Being back in Philadelphia with Daniel and Selah has been predictably up and down.  On the one hand, it’s wonderful to be a family again.  Every time I see Selah loving her dad, needing him, enjoying her life with him and with me, I know we both made the right decision to come back together.  On the other hand, we may both be quite perfect for each other  in terms of triggering exactly what we need to look at and work on.  And I guess it depends on how you look at it, but sometimes, it’s hard to see it as anything other than annoying and abrasive.  Cause c’mon!  Sometimes, I’d like to just be happy in my ignorance.  (Not really.)  And the break that we had, living without the other, testing out our own individual strengths, I believe has made it possible for us to be together.  Before, it was more: I can always leave if things are bad.  Now, it’s: ok, how do we fix this? Because there is much to be fixed.

Remember how I wrote about not understanding why my brain keeps engaging my ego and replaying all the god awful tapes of my past?  Well, I think I’ve figured it out, and the answer isn’t pretty…or rather, the solution isn’t pretty.  All that energy I’ve spent trying to keep the demons at bay, stamping down those terrible feelings of shame, anger, and hatred, all those countless hours I’ve spent fighting for control…I need to refocus.  Instead of fighting and trying to hide my horrors, I need to listen.  I need to do for myself, what I would do for my daughter if she were feeling this way.  I wouldn’t tell her she’s weak, that she just needs to try harder.  I wouldn’t tell her to get over it, or that it doesn’t matter.  I would hold that safe place for her to be, think, and feel whatever she wants, so that she herself could finally let it go.  But one of the biggest problems I’m having is that I only know how to talk to and treat my inner child the way my parents did.  Is it any wonder that she’s screaming, and raging at me, hell bent on acknowledgement?  People say that it takes a lot more time and energy to hold back your demons than it does to face them.  It doesn’t seem that way when you first open the door.


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The Work of Peace and Spiders, Part 2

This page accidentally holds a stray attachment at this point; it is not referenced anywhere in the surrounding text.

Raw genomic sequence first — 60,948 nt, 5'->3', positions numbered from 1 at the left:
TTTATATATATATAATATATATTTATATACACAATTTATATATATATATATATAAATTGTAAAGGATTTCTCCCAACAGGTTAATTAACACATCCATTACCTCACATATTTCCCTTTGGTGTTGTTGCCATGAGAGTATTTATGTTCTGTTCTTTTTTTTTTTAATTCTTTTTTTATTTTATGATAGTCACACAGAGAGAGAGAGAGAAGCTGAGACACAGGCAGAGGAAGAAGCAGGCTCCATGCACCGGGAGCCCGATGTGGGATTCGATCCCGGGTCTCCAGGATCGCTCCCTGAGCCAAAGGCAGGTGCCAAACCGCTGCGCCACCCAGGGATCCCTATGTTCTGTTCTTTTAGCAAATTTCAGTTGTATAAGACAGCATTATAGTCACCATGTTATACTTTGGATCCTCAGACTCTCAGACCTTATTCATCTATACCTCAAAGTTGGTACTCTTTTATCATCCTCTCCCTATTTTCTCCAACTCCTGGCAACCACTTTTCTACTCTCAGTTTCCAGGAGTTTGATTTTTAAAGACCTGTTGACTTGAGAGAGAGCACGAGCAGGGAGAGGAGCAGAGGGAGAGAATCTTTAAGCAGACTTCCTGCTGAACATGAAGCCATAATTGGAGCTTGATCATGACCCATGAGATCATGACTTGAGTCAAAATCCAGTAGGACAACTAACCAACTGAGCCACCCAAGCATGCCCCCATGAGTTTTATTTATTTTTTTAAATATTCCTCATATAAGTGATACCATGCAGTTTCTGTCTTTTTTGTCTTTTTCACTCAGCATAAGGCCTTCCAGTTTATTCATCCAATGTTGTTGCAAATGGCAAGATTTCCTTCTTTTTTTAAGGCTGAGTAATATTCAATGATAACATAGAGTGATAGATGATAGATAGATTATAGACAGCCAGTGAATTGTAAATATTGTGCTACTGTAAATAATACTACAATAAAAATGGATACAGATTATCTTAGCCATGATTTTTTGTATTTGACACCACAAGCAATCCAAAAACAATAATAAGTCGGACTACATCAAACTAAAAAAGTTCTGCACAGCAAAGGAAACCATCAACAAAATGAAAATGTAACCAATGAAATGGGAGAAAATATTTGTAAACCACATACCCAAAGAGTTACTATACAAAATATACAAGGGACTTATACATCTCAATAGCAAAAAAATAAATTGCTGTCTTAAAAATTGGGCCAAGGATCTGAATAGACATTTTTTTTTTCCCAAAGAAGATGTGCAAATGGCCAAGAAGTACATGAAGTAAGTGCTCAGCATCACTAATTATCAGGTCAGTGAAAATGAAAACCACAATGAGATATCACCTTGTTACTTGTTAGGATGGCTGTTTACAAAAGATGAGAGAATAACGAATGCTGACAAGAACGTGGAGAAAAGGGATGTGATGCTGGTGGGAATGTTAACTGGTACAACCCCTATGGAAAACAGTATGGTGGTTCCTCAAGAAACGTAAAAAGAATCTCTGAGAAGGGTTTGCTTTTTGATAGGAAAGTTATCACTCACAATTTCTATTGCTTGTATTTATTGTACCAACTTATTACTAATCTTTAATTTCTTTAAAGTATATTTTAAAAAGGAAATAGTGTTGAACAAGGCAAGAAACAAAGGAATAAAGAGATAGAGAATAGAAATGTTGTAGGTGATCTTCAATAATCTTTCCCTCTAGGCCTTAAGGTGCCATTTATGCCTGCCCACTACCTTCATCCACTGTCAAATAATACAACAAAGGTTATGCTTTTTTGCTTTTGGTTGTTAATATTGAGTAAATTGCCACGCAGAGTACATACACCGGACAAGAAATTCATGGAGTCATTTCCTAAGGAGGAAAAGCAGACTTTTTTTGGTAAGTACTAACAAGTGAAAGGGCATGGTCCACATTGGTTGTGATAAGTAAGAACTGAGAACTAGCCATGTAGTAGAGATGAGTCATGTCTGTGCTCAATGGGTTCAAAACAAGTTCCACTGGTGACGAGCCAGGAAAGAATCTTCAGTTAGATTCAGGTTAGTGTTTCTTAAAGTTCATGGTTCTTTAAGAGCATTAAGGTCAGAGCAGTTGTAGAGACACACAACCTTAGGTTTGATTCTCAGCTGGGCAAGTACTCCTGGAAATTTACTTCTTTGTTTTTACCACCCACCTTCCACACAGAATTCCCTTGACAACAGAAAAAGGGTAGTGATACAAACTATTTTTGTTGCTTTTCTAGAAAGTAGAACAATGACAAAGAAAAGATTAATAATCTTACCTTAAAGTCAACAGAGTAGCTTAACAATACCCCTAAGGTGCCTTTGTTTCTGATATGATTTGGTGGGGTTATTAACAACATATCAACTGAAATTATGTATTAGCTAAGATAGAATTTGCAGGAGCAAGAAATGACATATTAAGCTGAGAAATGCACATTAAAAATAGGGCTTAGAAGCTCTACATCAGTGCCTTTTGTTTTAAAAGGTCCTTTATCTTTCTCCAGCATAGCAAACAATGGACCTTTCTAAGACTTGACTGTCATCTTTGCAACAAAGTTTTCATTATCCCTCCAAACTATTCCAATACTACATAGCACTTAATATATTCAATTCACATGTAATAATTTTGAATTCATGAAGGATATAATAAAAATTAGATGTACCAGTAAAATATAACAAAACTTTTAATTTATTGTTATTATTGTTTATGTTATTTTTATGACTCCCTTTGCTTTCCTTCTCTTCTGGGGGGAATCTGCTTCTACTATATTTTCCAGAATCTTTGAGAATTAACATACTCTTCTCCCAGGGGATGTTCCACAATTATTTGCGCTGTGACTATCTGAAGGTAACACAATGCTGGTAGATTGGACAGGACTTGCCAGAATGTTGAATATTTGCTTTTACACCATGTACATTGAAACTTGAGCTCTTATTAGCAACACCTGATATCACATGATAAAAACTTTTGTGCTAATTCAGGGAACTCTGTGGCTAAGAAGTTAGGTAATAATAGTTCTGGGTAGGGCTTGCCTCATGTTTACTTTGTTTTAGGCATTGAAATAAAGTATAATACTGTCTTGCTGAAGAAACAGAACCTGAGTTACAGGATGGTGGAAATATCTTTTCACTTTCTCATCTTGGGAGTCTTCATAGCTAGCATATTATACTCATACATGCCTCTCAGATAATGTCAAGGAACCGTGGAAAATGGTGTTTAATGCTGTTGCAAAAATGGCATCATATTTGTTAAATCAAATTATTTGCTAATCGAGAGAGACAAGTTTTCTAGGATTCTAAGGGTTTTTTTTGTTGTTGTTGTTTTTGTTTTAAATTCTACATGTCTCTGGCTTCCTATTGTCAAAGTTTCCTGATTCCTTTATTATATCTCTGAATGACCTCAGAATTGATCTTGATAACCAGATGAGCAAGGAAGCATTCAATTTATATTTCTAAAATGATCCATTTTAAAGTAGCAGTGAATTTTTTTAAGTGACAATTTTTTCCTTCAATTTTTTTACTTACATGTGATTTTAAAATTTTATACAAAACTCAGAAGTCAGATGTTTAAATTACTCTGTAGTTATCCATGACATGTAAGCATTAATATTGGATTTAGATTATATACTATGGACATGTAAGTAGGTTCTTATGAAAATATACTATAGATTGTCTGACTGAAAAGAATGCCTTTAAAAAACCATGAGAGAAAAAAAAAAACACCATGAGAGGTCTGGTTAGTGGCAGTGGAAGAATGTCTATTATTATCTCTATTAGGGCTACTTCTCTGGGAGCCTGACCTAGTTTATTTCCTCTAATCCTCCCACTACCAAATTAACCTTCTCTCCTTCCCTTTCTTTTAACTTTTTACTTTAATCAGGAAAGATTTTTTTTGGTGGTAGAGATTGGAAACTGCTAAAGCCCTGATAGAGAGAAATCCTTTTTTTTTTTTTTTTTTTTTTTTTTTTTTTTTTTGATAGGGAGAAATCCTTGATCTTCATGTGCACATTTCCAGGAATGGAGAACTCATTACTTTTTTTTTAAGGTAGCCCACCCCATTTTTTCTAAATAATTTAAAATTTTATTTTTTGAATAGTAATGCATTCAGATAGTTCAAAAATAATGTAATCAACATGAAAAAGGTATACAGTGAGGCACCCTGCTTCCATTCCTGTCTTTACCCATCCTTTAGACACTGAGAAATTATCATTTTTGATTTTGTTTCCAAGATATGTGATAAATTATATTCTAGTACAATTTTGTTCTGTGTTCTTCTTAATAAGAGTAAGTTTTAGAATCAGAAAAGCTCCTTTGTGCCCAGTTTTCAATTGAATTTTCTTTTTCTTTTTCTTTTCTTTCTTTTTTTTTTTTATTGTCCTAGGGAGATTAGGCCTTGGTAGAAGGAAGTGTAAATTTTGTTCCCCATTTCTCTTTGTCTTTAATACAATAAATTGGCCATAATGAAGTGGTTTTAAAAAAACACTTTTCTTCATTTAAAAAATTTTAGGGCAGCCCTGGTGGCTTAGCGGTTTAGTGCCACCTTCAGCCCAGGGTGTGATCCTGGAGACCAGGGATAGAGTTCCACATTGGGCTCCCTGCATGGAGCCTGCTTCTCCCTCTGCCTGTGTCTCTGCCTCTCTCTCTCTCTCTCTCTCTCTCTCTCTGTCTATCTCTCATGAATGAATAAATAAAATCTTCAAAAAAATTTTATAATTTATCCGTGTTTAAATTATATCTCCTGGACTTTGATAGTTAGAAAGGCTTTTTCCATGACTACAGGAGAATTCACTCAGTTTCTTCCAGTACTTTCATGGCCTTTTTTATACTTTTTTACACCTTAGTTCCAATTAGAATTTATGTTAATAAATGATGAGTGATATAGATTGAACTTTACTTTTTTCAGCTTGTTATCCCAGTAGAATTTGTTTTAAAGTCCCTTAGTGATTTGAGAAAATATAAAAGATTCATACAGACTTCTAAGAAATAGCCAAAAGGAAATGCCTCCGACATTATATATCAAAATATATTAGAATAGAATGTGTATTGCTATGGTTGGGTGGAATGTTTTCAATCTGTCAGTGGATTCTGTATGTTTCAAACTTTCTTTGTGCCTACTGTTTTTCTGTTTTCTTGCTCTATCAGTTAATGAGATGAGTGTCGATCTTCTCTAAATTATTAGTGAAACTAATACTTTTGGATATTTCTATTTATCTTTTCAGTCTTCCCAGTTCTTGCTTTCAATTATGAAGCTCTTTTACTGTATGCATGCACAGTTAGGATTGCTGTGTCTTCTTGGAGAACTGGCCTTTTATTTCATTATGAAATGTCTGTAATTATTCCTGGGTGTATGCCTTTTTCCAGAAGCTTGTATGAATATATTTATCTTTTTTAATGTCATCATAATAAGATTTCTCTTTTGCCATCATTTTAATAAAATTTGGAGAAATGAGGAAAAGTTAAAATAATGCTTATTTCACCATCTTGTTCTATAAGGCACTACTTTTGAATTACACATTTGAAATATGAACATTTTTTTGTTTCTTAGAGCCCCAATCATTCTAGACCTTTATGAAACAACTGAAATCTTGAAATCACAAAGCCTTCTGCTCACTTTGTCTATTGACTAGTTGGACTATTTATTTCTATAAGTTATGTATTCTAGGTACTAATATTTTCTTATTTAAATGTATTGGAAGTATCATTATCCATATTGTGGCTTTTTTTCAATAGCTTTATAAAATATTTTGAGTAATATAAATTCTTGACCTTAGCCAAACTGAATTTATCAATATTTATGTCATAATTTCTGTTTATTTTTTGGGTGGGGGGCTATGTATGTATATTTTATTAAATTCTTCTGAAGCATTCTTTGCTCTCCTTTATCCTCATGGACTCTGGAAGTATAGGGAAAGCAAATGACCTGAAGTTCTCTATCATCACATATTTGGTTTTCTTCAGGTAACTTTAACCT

By way of food and drink around a table, the old world is suspended momentarily.  A new world is entered.  At the very least, the portal process is transcended: at best, people move beyond the blockage of exchanged demands.  Something new, something unexpected emerges.  It is as if, when a space is created that incites the broader use of sensuous faculties, people become more human- John Paul Lederach

I moved half a world away, young daughter in tow, to enter a world which I essentially knew nothing of, to work in a field I knew nothing of.  Even the woman I went to work for, Radha Paudel, I knew only as the woman peacemaker who had made such amazing things happen for her country and for her people.  Being back home in the States, I feel such an odd disconnect.  I’m home…and yet I don’t feel home.  It goes beyond missing Nepal, something which I thought I would never do, at least not in the first few months I was there.  I didn’t expect to create a home for my daughter and myself in Nepal.  I didn’t expect to find an extended family in Radha and her family, or friends among my fellow colleagues at Action Works Nepal, or in the international community of expats.  But I did. I moved beyond my experience of discomfort at something new to curiosity…to like…and even to love.  And yes, it started with a meal.

Homemade veg momos with a spicy tomato chutney, and cinnamon rolls from the secret bakery.  It was with this meal that Radha moved from Radha, the woman peacemaker, to Radha, my friend.  We did not talk about work, nor did we speak of peace.  We instead shared stories from our lives and got to know each other as fellow human beings.  And though we are two women from very different backgrounds and upbringings, living in two very different parts of the world…we share so much.  It was in this space that I began to understand and listen to how Radha needed my help, rather than thinking I already knew how to help.  I went from frustration and wanting to leave Nepal, to passion and thinking my time was far too short.  My last couple of months in Nepal were nothing short of amazing, a true once in a lifetime experience.  I am just so grateful that I got the chance to change the mindset I was in, to really see and experience Nepal, her people, her beauty, and be the help that I came to be.